Jeffrey Curley, of course, would never be restored to his family. For a while, Robert Curley very publicly and with understandable rage advocated for the death penalty. The execution of Jeffrey's murderers would, he thought, serve justice and provide him some recompense. In 2009, twelve years after Jeffrey's murder, Brian MacQuarrie, a reporter for The Boston Globe, published a book that told not only the story of the crime, but also the story of the aftermath for the Curley family and others.3
In 1999, the governor of Massachusetts reintroduced the death penalty legislation. In the run-up to legislative debate, Robert Curley appeared on the New England Cable News television show Talk of New England. Also appearing on the program was Bud Welch, whose daughter Julie had been killed in the Oklahoma City bombing in 1995. Welch at first had "wanted the killers put to death—without trials and without regrets. 'Just fry the bastards,' he said of Timothy McVeigh and his accomplice, Terry Nichols." For months, Welch spent his days visiting the bomb site and his nights drinking. His friends warned him that he was killing himself, but Welch didn't care. After a time of soul-searching the following winter, Welch arrived at a different place; he concluded that executing Nichols and McVeigh would not help him. He said: "I wasn't going to gain anything from an act of hate and revenge. And hate and revenge, I realized, were the very reasons that Julie and 167 others were dead. I finally was able to clearly see what the Oklahoma City bombing was all about: It was about retribution." At one point Welch visited Timothy McVeigh's father and sister. MacQuarrie reports Welch's words to the two as they parted: "'The three of us are in this for the rest of our lives. We can make the most of it we choose,' Welch said, cradling Jennifer's face in his hands. 'I don't want your brother to die, and I will do everything in my power to prevent it.'"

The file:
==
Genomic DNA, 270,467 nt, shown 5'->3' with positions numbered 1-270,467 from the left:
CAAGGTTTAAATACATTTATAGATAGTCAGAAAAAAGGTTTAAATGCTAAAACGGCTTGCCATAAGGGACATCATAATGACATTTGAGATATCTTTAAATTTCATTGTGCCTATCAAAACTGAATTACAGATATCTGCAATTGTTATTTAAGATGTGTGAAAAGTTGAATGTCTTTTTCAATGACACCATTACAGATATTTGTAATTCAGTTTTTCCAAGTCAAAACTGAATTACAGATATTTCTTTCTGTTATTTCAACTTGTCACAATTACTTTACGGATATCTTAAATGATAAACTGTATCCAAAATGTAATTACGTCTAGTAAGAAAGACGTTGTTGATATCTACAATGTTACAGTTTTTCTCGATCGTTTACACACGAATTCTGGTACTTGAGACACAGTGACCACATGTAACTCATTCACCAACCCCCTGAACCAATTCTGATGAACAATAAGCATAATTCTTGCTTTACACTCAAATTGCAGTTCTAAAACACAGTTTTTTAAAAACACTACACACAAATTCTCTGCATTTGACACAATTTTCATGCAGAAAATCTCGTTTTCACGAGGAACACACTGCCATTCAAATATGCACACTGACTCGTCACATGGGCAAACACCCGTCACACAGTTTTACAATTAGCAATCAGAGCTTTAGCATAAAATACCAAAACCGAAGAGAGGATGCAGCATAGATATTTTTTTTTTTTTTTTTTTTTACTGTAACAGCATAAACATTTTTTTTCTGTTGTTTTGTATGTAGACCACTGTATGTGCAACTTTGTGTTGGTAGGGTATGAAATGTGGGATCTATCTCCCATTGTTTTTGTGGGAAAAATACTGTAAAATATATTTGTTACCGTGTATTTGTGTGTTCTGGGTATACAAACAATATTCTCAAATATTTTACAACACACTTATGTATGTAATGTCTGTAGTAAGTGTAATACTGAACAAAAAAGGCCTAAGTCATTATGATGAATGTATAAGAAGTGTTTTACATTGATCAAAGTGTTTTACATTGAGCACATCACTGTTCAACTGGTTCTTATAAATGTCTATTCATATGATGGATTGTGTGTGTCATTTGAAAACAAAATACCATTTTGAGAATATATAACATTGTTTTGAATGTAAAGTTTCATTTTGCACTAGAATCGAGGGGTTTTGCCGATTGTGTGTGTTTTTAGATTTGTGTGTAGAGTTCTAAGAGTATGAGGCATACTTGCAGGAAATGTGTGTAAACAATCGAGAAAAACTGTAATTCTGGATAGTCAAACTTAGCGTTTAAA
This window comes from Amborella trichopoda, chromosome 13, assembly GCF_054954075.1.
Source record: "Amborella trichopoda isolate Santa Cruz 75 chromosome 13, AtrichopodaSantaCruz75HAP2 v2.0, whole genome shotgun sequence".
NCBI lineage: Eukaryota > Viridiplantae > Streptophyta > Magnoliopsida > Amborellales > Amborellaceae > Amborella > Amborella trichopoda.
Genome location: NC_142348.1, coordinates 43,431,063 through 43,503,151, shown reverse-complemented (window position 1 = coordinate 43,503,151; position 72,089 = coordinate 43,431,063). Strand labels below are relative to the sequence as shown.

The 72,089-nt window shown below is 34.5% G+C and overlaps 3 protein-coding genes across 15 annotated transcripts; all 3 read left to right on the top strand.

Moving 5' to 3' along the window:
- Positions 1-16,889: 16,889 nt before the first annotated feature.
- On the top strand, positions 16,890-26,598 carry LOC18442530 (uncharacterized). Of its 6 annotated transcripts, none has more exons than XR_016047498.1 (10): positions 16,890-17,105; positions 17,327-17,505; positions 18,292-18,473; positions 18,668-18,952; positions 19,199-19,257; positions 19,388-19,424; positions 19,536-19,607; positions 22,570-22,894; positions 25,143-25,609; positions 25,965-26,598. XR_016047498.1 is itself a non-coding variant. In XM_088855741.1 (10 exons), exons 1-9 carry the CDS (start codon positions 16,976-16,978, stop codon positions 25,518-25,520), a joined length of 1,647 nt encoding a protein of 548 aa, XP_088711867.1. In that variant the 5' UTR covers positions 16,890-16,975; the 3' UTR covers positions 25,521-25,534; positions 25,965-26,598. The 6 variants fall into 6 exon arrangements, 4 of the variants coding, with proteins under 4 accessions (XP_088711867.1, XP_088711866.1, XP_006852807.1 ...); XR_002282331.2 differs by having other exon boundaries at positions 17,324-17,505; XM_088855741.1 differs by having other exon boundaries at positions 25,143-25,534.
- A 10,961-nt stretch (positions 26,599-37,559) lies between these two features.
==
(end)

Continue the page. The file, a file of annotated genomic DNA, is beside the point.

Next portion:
Curley's testimony was different. On the television show with Welch he "spoke of how the death penalty had been a therapeutic outlet, how he had refused to cower silently inside his house, and how he had chosen instead to fight against the monsters who had killed his son and would kill others." But already Robert Curley had begun to have doubts about the criminal justice system, because the most responsible of his son's murderers received the lesser sentence. It was a tiny crack in Curley's support for the death penalty, and eventually Curley would become outspoken in his opposition to the death penalty. Hatred of his son's killers was more enduring, however. Like Welch, he had sunk into alcoholism and despair before he was finally able to let go of his desire for vengeance. And, also like Welch, he finally found his hatred to be corrosive, not only of his life, but of his memories of Jeffrey. More than a decade after the murder, MacQuarrie reports, "Now, when Bob sees Jeffrey in his dreams, his son is always in a safe place. He's laughing and joking, and in constant motion as the ten-year-old child he will always remain."
Righteous anger in the cause of justice nearly killed both Bud Welch and Robert Curley. As understandable as the response was, anger's therapeutic effect was a chimera. In Wishful Thinking: A Theological ABC, Frederick Buechner captures this problem of anger as well as anyone. He says:
Of the Seven Deadly Sins, anger is possibly the most fun. To lick your wounds, to smack your lips over grievances long past, to roll over your tongue the prospect of bitter confrontations still to come, to savor the last toothsome morsel both of the pain you are given and the pain you are giving back—in many ways it is a feast fit for a king. The chief drawback is that what you are wolfing down is yourself. The skeleton at the feast is you. (2)
If righteous anger on behalf of individuals who have experienced painful injustices or injuries is perfectly natural, it is, ultimately, therapeutically ineffective.